Start Organic gardening in your backyard
Learn how to pick the right spot to grow your garden and how to add nutrients to your soil naturally
How to Start you Vegetable Garden – How to Organic Garden
If you are ready and want to dig up that earth, start organic gardening and plant your first garden. You can! It can be a lot of work, but it is also very rewarding and worth every hours spent.
I was so lucky when I decided on organic gardening and planted my first vegetable garden. I picked a spot in the corner of the yard and started digging…and hit a gold mine! Rich black soil and everything grew so well. I found out that the gardening spot I choose once stored a pile of compost and soil mix for the vegetable gardens that used to grow in the area….Lucky Me!
Well my next gardening experience was not near as successful. The next garden was just a small one and the dirt was rock hard clay. Not knowing much about soil back then I tried to plant a garden and it didn’t do so well and I gave up on gardening….until
Soon we were missing the fresh vegetables, so after lots of groundwork, learning about organic gardening and good compost the garden was growing again.
Now I’m about to rekindle a garden on an old homestead…..another challenge or not? I guess we will find out.
So are you ready to start gardening?
First you need to find that perfect location for your vegetable garden. A spot that gets the sun for the better part of the day is best an of course soil that will retain moisture but also drain well. A level or gently slopping area is best.
Here is a picture of my old homestead garden looks to have some very nice soil and the garden gets a perfect amount of sun and is gently slopping.
I will see how it does this year, collect more compost materials and hope to extend it next year. I’ll keep you all posted.
I’ll be using my instructions as well.
When your site has lots of grass the best thing to do is dig it up, remove it and any rocks and roots rocks. Now what is the soil like? It’s probably going to take a couple years to build up a really good soil.
The soil, as mentioned before the soil needs to retain moisture, but also drain at the same time. It should be crumbly, but not clump together.
Depending on how big a garden you want to grow, you can turn the soil over several times with a shovel or use a rototiller.
Once the garden area has been tilled several times mix some compost into the first six inches of the garden.
If you don’t have your own compost yet, you should be able to get some from your local garden center.
The best thing you can do for your garden is to continually add compost each year and build a rich, organic soil.
Testing the Soil
You can test your soils ph level if you like, I have never done this, but maybe I should.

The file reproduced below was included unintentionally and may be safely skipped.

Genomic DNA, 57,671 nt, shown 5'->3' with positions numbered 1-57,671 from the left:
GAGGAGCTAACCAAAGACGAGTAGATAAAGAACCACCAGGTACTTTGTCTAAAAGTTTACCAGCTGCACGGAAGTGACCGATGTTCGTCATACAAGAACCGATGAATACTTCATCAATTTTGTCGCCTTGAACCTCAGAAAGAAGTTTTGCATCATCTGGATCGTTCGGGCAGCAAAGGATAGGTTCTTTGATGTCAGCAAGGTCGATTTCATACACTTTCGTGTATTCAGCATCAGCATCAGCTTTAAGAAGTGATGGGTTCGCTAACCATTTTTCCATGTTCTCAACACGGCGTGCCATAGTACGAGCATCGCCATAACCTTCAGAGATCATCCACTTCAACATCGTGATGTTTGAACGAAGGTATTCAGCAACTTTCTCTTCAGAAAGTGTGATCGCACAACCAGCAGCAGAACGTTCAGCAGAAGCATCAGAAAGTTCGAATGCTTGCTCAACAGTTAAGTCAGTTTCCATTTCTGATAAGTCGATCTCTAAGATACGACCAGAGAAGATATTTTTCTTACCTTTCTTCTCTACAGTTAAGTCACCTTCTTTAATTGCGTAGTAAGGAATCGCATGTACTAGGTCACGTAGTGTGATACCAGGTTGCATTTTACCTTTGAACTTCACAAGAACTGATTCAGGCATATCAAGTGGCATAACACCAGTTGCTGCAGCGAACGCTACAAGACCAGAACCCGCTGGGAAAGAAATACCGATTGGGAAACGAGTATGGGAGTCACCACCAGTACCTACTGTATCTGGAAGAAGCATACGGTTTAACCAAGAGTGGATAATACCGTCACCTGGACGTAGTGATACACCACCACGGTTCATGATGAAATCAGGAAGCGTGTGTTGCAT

I have always gone by what I learned from my grandparents and that was, if you have lots of dandelions coming up in the garden, most likely you have alkaline soil and it will need some compost material added to it..
If there is moss growing in the garden then generally it is to acidic and you will need to add some lime.
Test kits are available to test your soil.
Amazon.com has a variety of soil testers and many of them are very good and reasonably priced ones.
Soil pH Meter, 3-in-1 Soil Test Kit For Moisture, Light and pH, A Must Have For Gardening Tools, Lawn, Farm, Plants and Herbs, Indoor and Outdoors Soil Tester with 100% Accuracy (No Battery Needed)
Now it’s time to plant the garden.
Just remember with organic gardening you will want to pay close attention to Crop Rotation and Companion Planting to get the best out of your garden.
I like to plant my garden in rows running north to south or as close as I can to that.
This helps the plants get the best sun without being shadowed by the taller plants, but if you can’t do that then try and plant them the best you can so they all get the most sun they can during the day keeping in mind that the taller plants can shade the smaller ones so to plant accordingly.
With every year you will learn more about your soil and will learn if organic gardening is for you. The richer the soil the stronger and better your vegetables will grow in your garden.
4 thoughts on “How to Organic Garden”
Great article on organic gardening, I also have been a garden lover most of my life. My past home was clay soil and never really did very well, wish I had known to add good compost to improve the soil back then.
I am wanting to add a garden at my new place, I don’t know what the soil is going to be like yet but i am holding my breath?
How much compost would you recommend adding to a brand new garden, can I add compost in the spring when planting or should I wait until fall?
I’m in the process of year two with a brand new garden. I mixed in well aged compost into my soil last year and had some pretty nice crops. This year I will do the same. I put about 6 inches on the top of the soil and mixed it in real good. If you have clay you may want to add some sand to help break the clay up as well. Happy Gardening!
I have had a garden all but a few years of my life when it was not possible. In recent years we have been moving to more organic, but there has been one persistent problem that makes me fall back to using a pesticide once in a while. The squash bugs are such a huge problem. I love all of your information about improving soil quality. I thought I knew a lot, but I still picked up a few tips.
Those squash bugs and others can be a pain. I find companion planting and crop rotating seem to help with that. Here are a couple links that you may want to have a look at. Squash Bugs control, Crop Rotation Organic Farming, Companion Planting Chart